- Why do we maintain this Chronology of Data Breaches?
- What should you do if your personal information has been exposed in a data breach?
- Is the Chronology of Data Breaches an exhaustive list of data breaches?
- How do we determine which data breaches to include in the Chronology?
- Is it accurate to say that the number of records breached reflects the number of individuals affected by the breach?
- Do we make all of our Chronology data available in downloadable format?
- Copyright and research use.
We maintain this Chronology of Data Breaches as a source of information to assist in research involving reported data breaches from 2005 to present.
Read our guide, What to Do When You Receive a Data Breach Notice.
No, we are not able to list every data breach. Many organizations are not aware they’ve been breached or are not required to report it based on reporting laws. Our Chronology is limited to data breaches reported in the U.S. If a data breach affects individuals in other countries, it is included here only if individuals in the U.S. are also affected.
Our Chronology reflects data breaches and the number of records breached reported through either government agencies or verifiable media sources.
If the number of records breached is unknown, we note that as a "0" in our Chronology. Additionally, as the number of records breached will often change over time as an organization investigates the data breach, we continue to update the number of records breached accordingly.
Not always. The number of records breached does not necessarily indicate the number of people affected. One person may have multiple records breached in a single data breach by having multiple accounts within the affected organization (i.e. multiple email accounts with a single provider).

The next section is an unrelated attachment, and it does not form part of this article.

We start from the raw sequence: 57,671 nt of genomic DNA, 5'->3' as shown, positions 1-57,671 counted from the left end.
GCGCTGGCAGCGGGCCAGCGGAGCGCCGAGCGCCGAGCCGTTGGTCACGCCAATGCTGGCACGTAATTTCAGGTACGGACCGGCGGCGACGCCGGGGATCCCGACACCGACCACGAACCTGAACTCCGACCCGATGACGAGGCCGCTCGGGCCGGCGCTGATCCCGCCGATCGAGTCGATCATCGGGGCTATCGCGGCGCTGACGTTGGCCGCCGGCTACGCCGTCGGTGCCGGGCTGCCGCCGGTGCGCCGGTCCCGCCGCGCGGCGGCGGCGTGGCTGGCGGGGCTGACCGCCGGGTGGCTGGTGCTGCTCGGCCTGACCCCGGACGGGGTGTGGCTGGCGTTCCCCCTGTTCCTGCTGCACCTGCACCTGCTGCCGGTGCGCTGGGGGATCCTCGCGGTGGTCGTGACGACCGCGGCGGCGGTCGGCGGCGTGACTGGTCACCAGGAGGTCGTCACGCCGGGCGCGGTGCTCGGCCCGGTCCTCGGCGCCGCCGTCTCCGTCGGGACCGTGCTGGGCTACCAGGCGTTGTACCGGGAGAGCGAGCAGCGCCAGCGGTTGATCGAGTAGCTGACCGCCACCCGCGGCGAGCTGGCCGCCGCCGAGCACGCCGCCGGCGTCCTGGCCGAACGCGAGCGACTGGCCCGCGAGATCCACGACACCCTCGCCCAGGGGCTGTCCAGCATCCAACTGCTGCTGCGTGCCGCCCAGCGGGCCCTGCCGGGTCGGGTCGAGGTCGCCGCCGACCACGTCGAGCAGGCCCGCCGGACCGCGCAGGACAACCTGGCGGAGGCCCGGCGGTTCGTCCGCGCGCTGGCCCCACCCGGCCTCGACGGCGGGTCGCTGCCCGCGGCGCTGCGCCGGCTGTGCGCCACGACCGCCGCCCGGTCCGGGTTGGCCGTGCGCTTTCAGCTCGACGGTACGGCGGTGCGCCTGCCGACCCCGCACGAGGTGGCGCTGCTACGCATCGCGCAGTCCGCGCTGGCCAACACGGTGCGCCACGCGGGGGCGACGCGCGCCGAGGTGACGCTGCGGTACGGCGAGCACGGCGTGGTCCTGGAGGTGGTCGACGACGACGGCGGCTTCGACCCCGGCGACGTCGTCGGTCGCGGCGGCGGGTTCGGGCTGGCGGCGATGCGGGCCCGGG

We no longer report two numbers due to the ever-changing definitions of personal information and lack of consensus amongst states and sectors. Starting October 30, 2017, we record the number of records breached in all breaches we find reported in the media and through government agencies.
Yes, we provide the ability to download our data as a CSV file that can be used to create a spreadsheet. Once you have conducted a search, click on the orange button that says "Download Data Breach File."
PRC strongly believes in the spirit of sharing information and access to knowledge, and we encourage use and re-use of our data. We license everything on our website under the permissive Creative Commons 4.0 Attribution Non-Commercial Share-Alike (CC-BY-NC-SA) open license. This means that you are free to use our content in any non-commercial use, provided that you give us attribution and share the resulting work under the same license terms. If you're interested in using our database or any other content on our website in a way that does not conform to the CC-BY-NC-SA license, please reach out to our Data Breach Chronology manager, firstname.lastname@example.org , and we're happy to discuss different terms.